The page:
Last week I listened to some of those involved in the roll-out of broadband. They said €4 billion - a significant amount - would underpin the knowledge and smart economy we are trying to develop. We could position ourselves well if that was rolled out properly and if investment was put into state-of-the-art broadband, rather than the hotchpotch type of broadband we have currently where one house can get it and the one next door cannot. The cost of approximately €4 billion would supply state-of-the-art broadband to every house, business and school in the country. This money could come from the saving made if the Minister did not take the ridiculous route of spending huge amounts that should not be spent on bailing out the banks. It could come from the €20 billion or €30 billion savings made if the Minister paid 25% rather than 47%.

We could also spend the savings on capital projects such as building proper schools, removing prefabs and finishing road projects and transport infrastructure that will help us become more dependent on public transport rather than on private cars which burn more fossil fuels. That is the type of investment required and a further benefit is that this creates employment. The Government may not be able to remember the benefits that come from creating employment as it is so long since it put a proper job creation project together. People pay tax when they are employed and they have extra money in their pockets to spend. The Government benefits again from their spending, through VAT returns and then suddenly we have an Exchequer benefiting from having people in employment rather than having to spend its money on dole queues.

I also propose the Government should set aside proper funds for seed capital. The current funding of €500 million or €200 million will not go far. If we are to invest and plan for the future, we need to put proper seed capital in place so that small and medium enterprises and indigenous companies can avail of money to help them get on the road to becoming profitable and paying back in corporation or other taxes in the future. Otherwise, they sit on their ideas and somebody somewhere else around the world will develop the idea and make the profits. These are practical proposals the Government should accept.

I said earlier there were two problems with regard to the Government using the figure of €88 billion to work down to €47 billion. The second problem is that the Government seems to assume that property prices have bottomed out. It assumes that everything will either stay the same for a while or start to rise. I do not understand the basis for this. If one reads the property pages, one sees prices are still coming down. If one watches auction prices, one sees prices still decreasing. Anybody who goes into areas where houses have been waiting to be sold for the past year and a half knows property prices are still going downwards and will continue to do so. The same is true for commercial and industrial property. The presumption of a rise is wrong.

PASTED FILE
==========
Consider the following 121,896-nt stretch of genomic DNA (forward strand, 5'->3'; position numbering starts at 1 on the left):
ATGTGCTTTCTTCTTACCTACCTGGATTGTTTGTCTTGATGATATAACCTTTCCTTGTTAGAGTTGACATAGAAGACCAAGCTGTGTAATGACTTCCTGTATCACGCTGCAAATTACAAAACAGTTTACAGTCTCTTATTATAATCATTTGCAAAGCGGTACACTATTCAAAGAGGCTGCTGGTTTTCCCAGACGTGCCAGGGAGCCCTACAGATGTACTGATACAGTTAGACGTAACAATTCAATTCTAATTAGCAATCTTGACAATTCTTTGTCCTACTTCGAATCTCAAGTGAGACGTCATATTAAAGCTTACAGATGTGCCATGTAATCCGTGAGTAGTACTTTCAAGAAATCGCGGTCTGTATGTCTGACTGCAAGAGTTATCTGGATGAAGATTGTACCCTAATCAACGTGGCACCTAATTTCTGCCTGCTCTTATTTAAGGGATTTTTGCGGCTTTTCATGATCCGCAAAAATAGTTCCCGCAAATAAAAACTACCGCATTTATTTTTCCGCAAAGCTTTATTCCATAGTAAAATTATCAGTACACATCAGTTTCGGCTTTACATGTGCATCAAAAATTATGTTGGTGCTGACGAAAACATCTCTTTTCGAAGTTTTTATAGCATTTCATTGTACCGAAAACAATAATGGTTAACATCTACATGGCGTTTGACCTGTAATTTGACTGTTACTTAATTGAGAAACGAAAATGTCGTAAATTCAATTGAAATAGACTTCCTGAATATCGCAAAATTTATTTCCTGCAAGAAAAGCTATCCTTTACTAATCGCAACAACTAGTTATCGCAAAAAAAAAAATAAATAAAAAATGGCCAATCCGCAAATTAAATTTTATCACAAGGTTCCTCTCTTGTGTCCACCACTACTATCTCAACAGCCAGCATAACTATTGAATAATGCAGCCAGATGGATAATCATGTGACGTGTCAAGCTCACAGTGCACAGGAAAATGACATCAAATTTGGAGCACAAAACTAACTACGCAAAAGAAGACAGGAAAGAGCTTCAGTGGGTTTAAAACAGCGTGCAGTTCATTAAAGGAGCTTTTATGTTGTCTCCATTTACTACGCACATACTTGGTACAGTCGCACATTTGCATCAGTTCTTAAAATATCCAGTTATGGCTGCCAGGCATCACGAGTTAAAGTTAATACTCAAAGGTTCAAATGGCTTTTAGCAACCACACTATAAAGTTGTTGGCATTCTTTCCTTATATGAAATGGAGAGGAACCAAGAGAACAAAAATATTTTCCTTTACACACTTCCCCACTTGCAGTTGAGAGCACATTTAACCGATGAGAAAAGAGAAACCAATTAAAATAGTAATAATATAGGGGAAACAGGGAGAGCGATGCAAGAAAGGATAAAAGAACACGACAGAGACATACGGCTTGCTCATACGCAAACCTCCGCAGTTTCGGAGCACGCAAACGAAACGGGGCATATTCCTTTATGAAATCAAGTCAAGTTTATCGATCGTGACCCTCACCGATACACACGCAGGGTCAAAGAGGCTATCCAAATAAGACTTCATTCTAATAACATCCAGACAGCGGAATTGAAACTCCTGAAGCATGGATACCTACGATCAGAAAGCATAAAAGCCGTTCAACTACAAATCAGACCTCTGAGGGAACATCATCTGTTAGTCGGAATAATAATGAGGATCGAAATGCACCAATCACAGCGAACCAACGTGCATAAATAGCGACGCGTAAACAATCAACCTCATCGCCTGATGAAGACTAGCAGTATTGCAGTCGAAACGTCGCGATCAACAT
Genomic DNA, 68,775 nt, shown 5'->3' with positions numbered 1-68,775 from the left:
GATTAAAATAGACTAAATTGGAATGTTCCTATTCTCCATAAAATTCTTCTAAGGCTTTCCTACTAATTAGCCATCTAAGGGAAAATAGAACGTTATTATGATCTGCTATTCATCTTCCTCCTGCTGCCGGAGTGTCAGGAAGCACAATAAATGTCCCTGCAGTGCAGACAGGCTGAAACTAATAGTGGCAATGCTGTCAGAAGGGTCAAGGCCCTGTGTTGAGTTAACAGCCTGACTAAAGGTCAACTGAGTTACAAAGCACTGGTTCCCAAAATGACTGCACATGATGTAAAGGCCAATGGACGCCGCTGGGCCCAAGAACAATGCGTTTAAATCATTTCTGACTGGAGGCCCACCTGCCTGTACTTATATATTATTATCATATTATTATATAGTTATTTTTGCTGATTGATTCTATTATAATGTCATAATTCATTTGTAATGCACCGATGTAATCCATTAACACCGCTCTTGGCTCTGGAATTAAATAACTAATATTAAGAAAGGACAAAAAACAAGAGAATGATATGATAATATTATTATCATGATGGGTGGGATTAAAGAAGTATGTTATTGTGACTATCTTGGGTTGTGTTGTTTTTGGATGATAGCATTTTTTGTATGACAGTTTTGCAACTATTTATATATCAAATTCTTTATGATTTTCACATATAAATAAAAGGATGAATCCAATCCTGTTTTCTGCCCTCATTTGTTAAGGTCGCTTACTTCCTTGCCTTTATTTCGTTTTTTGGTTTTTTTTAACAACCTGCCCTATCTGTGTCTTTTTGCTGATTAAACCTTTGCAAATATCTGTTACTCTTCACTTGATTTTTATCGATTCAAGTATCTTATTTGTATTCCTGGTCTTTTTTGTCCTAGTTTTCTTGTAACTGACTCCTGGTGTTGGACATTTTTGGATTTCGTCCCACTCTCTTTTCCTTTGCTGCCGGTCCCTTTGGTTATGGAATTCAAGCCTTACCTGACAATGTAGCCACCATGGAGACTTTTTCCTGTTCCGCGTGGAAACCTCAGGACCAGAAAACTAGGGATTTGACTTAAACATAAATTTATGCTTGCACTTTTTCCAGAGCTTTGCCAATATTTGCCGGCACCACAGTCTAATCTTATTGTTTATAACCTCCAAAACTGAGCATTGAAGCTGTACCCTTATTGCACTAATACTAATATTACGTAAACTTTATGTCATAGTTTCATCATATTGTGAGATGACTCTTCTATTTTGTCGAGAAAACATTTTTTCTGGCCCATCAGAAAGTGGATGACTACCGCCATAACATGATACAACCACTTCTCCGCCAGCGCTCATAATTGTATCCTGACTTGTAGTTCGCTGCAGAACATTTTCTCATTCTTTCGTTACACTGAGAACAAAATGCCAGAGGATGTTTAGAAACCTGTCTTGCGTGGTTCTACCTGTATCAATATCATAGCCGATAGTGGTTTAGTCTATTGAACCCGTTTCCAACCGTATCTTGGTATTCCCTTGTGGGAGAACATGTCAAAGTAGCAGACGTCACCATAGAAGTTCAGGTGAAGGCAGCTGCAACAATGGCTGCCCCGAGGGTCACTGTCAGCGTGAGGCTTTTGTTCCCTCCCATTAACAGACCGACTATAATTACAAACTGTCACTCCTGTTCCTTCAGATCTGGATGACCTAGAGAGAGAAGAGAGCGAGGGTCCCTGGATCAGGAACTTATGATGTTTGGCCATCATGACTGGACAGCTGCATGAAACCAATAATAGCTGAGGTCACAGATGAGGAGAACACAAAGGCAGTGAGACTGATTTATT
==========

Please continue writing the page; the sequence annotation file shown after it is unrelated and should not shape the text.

We have 400,000 people on dole queues and that number is increasing. Where are the people who will buy the houses? The banks are not lending money for them, but apart from that more people are unemployed and therefore cannot afford or will not be allowed to avail of a mortgage. Also, people in insecure jobs or on three-day working weeks cannot take out mortgages. The dole queues do not include the people whose hours have been reduced slightly. Economists such as Morgan Kelly and David McWilliams do not believe prices have bottomed out. I agree and do not think we will see a bottoming out of prices for another year or so. At that stage, we will be very close to the 25% value the banks put on Liam Carroll's property. The figure of 25% is the value we should consider if we are going down the NAMA road to ensure the best value for money is obtained by the State. The additional money the Government was willing to spend or throw away on NAMA should be spent on projects such as those I have mentioned.

In addition, some 36% of NAMA's loans will solely be on land. Land values have fallen even faster and further than property values, particularly where there is nothing on the land. If over one-third of the bad loans are on land, the 30% discount is even further away from the ballpark figure. I will deal with the issue of land value further on Committee Stage.

I wish to raise a number of questions with regard to local authorities, which are owed millions of euro by companies on development lands. The local authorities had planned to spend this money, but where will it come from now? Can they go to NAMA and look for their development levies? There is also an issue with regard to derelict sites. For example, in Dublin the local authority can proceed through derelict sites legislation and compulsorily purchase land that is empty. If land that becomes the property of NAMA remains derelict can local authorities compulsorily purchase it from NAMA, which is not the State?

What happens to major projects such as the Cherry Orchard regeneration project? That is totally stalled because the plan was based on lands which will probably now end up in NAMA. That means that everything in Cherry Orchard will grind to a halt until such time as somebody sells off the land NAMA will take and starts to invest and build on it.

There are enormous problems in relation to NAMA and major questions which I do not believe the Government will be able to address.

Connect with Sinn Féin